He gambled and he lost! We need to go back to basic financial planning; individuals who can not afford to gamble, should stay out of high risk situations. I find it amazing the amount of individuals who bought into ARM loans and I am shocked our government did not do anything, at the minimum, to educate the public on these loans. The only ones gaining in this high foreclosure market is the afluent who can afford these "bargain basement prices". I do not blame the affluent for taking advantage of these great buys. I blame the states for not making personal finance education in our public schools mandatory. I, also, blame the government and the lenders for allowing these loans to high risk individuals. The low income and the uneducated were duped. The rest of the country is having to suffer the consequences.

Bill Whelan

May 15, 2008 3:16 PM

Is richer really the right word here?
At least the government did not take our money to bail out someone this foolish.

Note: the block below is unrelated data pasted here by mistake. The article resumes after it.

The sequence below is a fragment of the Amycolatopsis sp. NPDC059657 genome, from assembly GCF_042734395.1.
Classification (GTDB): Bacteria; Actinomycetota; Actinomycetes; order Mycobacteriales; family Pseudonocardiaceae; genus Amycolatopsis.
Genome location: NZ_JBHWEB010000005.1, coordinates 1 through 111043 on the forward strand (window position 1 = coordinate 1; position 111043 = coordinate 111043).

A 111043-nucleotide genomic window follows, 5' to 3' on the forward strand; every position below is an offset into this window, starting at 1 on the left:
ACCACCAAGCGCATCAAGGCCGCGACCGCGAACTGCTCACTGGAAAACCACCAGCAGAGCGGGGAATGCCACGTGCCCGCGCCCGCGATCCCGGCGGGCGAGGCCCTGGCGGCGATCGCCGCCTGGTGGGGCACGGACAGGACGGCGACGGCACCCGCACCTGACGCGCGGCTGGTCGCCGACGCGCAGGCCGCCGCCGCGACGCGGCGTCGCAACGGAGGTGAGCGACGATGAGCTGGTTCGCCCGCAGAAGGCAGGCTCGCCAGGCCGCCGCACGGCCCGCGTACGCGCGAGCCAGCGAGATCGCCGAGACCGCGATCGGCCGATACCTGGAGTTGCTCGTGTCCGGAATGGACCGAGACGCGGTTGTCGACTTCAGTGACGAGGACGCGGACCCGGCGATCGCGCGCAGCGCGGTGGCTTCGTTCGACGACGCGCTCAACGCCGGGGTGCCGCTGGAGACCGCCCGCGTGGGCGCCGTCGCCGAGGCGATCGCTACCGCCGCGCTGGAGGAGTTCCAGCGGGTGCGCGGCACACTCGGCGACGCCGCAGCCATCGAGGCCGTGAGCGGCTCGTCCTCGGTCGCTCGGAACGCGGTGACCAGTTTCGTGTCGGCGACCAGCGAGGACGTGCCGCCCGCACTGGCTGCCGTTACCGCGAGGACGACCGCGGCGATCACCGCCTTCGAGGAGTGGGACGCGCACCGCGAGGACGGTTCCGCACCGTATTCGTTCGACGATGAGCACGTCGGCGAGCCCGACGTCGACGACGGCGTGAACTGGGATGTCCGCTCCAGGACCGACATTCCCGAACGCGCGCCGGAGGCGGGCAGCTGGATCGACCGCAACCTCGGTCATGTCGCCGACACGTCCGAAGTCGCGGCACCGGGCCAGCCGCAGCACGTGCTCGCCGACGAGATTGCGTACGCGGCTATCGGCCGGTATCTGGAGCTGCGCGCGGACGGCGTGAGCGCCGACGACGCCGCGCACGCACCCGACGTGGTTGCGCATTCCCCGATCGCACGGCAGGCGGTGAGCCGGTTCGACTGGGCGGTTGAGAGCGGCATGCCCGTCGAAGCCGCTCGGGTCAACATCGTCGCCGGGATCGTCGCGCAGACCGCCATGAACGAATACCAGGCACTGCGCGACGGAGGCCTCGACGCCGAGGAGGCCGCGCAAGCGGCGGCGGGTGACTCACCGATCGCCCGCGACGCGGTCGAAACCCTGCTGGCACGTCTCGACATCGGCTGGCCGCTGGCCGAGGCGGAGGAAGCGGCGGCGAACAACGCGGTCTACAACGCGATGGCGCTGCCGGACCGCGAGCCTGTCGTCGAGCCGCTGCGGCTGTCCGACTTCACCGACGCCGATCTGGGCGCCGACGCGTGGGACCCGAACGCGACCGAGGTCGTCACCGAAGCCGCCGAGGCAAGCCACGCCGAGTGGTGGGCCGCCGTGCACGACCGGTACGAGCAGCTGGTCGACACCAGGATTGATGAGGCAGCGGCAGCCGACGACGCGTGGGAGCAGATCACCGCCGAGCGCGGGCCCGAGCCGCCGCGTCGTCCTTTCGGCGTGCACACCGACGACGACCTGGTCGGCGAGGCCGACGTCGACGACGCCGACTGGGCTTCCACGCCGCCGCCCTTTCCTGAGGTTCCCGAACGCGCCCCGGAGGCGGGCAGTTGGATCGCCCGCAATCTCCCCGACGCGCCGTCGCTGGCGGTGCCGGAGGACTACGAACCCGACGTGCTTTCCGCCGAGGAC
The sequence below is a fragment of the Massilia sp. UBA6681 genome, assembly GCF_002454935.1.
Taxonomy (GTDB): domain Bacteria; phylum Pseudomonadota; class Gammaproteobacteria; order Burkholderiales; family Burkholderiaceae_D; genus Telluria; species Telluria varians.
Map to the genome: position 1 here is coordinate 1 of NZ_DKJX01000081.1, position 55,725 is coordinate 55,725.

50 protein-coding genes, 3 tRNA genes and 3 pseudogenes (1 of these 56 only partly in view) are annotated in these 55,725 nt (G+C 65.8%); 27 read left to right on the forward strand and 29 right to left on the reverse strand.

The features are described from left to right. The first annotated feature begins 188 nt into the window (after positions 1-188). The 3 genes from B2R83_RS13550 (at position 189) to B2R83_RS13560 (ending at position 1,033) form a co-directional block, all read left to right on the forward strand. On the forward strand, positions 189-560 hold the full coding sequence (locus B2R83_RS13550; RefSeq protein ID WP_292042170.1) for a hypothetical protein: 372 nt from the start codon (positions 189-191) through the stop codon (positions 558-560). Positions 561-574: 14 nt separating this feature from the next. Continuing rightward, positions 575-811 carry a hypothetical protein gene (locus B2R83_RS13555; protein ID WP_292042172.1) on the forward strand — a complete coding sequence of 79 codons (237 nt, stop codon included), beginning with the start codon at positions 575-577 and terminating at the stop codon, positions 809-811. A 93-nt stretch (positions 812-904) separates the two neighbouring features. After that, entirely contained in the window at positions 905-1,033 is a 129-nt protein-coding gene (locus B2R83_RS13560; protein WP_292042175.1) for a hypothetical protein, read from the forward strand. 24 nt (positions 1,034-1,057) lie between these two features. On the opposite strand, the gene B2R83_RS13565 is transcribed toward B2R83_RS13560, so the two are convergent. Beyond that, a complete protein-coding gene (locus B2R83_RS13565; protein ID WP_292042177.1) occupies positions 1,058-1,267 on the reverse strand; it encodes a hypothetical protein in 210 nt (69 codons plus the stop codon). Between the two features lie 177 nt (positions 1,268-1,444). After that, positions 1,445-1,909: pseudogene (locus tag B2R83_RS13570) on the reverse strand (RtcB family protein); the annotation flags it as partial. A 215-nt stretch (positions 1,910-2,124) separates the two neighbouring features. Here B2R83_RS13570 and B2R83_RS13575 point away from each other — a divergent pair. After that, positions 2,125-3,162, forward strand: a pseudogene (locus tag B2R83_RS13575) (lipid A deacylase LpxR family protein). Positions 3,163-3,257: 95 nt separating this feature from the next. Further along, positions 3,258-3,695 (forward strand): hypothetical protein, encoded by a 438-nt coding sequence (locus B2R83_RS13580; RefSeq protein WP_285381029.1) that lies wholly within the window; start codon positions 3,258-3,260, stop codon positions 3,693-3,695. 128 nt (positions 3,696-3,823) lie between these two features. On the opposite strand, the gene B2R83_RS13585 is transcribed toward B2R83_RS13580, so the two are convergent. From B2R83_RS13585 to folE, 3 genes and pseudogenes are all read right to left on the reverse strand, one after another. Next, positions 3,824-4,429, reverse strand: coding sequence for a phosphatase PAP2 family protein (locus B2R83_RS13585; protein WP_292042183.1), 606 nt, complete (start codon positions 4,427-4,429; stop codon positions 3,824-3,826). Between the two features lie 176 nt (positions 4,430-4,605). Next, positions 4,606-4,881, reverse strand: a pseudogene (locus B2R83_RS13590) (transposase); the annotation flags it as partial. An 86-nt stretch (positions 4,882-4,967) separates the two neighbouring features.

Lou Pizante

May 16, 2008 6:10 PM

What would be an interesting metric is the number of foreclosures on owner-occupied, versus investment, properties. This information is contained in the loan application, as investment properties are both more expensive and less regulated than owner-occupied. The problem, though, is the frequency of fraud committed by borrowers, brokers and loan officers. Because it is easier to qualify for an owner-occupied property, there was a high occurrence of misprepresentation on the applications. In some cases the borrower may have committed the fraud or was complicity. In other cases, it is alleged that brokers and loan officers committed the fraud. In any event, this metric would shed some more light on the issue but would ultimatley be suspect.

tom

May 16, 2008 9:19 PM

that's just too bad BUT they should not have bought more house than they could pay for!!! I have no intention of bailing anyone out. I say, suck it up loser and pay your bills!!!!! better yet, let someone buy your house for much lower than you paid for it.

Randy

May 16, 2008 10:18 PM

This guy should be going to jail!

ballbuster

May 17, 2008 10:14 AM